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NCJRS Abstract

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NCJ Number: 228288 Find in a Library
Title: Conducted Energy Devices: Use in a Custodial Setting
Corporate Author: National Sheriffs' Association (NSA)
United States of America

Police Executive Research Forum (PERF)
United States of America
Project Director: Geislia Barnes
Date Published: 2009
Page Count: 36
Sponsoring Agency: Bureau of Justice Assistance
Washington, DC 20531
National Sheriffs' Association (NSA)
Alexandria, VA 22314-3490
Police Executive Research Forum (PERF)
Washington, DC 20036
Sale Source: National Sheriffs' Association (NSA)
1450 Duke Street
Alexandria, VA 22314-3490
United States of America
Document: PDF|PDF
Type: Guideline
Format: Document
Language: English
Country: United States of America
Annotation: Based on a survey that determined sheriffs' office policies on the use of conducted energy devices (CEDs) in their custodial settings and the input of several committees of the National Sheriffs’ Association (NSA), the NSA presents a “Recommended General Order for Use of Conducted Energy Devices.”
Abstract: These guidelines for the use of CEDs in custodial settings provide protections designed to ensure that CEDs are used in custodial settings only by deputies who have been trained in their use. CEDs are to be used by these deputies only against subjects who make a sudden attack or offer active physical resistance. In making a decision about the use of a CED, deputies must consider the entire context of a situation, including factors such as the subject’s history of violence and whether bystanders are at risk. The recommended policies also call for caution and evaluation of other options before a CED is used against elderly subjects, women believed to be pregnant, and persons with apparent physical disabilities that impair their mobility. The recommended policies also require the reporting of CED activations and prohibit using CEDs as a form of punishment. The NSA envisions that continued research into CED use, such as the U.S. Department of Justice’s current study of the impact of CED use on officers and suspects, will inform the development of additional policies governing CED use. Out of the 345 sheriffs’ agencies sent the survey, 288 returned completed surveys. The survey contained a series of open-ended and closed-ended questions about agency personnel and its detention centers, followed by questions on the agency’s mission; the number of CED-type weapons possessed; when, where, and by whom the CED weapons are authorized to be deployed; the agency’s other policies regarding CED deployment; training in CED use; and lawsuits related to CED weapons. 2 references and appended questionnaire and cover letter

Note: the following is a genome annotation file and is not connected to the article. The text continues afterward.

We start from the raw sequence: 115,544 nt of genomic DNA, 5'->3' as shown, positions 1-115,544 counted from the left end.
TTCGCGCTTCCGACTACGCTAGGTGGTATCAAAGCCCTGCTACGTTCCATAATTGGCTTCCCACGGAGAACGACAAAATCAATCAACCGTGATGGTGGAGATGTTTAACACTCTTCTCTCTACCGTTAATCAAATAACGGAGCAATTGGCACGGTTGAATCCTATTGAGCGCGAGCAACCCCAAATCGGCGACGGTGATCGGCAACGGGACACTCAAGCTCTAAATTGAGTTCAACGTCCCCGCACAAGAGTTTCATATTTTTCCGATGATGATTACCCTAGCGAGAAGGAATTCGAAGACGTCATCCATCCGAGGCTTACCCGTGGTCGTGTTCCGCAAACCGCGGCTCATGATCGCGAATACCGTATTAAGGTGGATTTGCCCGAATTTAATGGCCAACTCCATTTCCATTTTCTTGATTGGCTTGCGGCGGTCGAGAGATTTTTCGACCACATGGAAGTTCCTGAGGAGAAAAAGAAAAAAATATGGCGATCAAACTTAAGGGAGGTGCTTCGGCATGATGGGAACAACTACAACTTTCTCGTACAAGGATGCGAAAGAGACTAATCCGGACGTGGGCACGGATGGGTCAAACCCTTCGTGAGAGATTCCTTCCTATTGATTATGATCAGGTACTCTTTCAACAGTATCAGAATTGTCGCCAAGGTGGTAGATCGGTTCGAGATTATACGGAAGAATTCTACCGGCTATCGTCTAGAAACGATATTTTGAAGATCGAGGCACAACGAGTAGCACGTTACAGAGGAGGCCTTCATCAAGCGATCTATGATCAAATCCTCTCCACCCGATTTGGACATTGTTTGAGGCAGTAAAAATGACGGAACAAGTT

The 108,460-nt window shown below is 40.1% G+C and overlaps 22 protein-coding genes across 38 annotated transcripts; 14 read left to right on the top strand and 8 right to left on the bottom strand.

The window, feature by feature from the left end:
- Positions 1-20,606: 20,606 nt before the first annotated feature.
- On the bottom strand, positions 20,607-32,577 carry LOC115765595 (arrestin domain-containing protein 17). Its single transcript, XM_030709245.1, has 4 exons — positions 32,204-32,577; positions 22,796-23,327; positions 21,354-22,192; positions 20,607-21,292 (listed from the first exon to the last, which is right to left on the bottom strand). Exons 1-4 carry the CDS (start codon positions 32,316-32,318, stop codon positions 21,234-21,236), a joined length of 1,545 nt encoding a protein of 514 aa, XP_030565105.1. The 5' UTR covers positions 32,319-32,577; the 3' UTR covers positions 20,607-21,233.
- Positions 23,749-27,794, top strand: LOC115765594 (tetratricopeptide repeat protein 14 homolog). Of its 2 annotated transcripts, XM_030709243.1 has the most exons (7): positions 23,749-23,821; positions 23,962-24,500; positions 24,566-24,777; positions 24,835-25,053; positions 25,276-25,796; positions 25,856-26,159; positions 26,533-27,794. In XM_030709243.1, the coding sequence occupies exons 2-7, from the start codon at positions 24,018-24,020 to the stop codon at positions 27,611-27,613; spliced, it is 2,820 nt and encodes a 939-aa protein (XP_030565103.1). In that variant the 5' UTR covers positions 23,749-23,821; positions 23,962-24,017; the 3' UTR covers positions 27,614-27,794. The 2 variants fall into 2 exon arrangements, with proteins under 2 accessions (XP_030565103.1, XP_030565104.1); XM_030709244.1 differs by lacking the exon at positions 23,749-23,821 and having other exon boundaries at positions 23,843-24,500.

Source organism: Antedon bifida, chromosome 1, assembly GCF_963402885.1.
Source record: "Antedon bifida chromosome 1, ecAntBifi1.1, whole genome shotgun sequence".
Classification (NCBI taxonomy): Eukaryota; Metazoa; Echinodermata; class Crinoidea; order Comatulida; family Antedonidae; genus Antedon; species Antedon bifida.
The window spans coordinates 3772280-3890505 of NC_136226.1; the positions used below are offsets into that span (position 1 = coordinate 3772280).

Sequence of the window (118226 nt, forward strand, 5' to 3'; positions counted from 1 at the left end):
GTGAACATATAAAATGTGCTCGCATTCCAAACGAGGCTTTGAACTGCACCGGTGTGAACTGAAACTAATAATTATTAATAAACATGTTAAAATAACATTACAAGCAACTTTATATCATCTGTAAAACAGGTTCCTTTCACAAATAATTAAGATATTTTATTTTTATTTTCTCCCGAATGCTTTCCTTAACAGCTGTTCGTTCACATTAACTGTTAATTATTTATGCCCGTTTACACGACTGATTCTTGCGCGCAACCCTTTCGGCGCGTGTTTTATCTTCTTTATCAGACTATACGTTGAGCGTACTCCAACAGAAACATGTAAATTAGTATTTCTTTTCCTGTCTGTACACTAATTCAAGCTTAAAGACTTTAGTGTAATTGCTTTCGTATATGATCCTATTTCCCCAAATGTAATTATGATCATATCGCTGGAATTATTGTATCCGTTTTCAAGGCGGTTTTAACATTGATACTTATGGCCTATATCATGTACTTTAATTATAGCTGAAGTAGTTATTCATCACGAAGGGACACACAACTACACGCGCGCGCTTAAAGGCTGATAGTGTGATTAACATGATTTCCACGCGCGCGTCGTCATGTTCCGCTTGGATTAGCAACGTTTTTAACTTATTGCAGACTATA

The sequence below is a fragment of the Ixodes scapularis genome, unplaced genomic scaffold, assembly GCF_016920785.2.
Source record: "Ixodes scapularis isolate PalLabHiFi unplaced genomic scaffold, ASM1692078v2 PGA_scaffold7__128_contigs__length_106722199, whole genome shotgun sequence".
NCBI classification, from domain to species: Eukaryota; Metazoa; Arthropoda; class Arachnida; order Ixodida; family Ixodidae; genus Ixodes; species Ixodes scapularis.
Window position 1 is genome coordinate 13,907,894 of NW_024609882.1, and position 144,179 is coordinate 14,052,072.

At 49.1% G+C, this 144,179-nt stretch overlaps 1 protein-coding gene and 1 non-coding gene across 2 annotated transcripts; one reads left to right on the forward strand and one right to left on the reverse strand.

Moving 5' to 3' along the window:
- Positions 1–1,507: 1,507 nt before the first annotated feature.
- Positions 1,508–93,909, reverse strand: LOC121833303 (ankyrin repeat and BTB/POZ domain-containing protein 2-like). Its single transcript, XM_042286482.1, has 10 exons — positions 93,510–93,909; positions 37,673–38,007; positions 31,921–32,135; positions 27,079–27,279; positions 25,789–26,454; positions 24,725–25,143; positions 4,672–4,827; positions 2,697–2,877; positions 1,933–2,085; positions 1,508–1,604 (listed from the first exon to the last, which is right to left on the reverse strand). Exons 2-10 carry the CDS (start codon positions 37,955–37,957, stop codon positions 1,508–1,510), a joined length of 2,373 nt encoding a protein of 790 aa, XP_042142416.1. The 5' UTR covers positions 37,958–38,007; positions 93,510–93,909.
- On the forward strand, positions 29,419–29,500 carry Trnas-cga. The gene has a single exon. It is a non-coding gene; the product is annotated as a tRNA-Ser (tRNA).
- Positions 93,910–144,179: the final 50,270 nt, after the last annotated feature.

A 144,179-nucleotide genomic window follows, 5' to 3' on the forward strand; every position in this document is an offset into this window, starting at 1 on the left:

Main Term(s): Corrections policies
Index Term(s): Jail management; Jail standards; Less lethal technologies; Tasers
Note: Downloaded October 26, 2009
To cite this abstract, use the following link:
http://www.ncjrs.gov/App/publications/abstract.aspx?ID=250306

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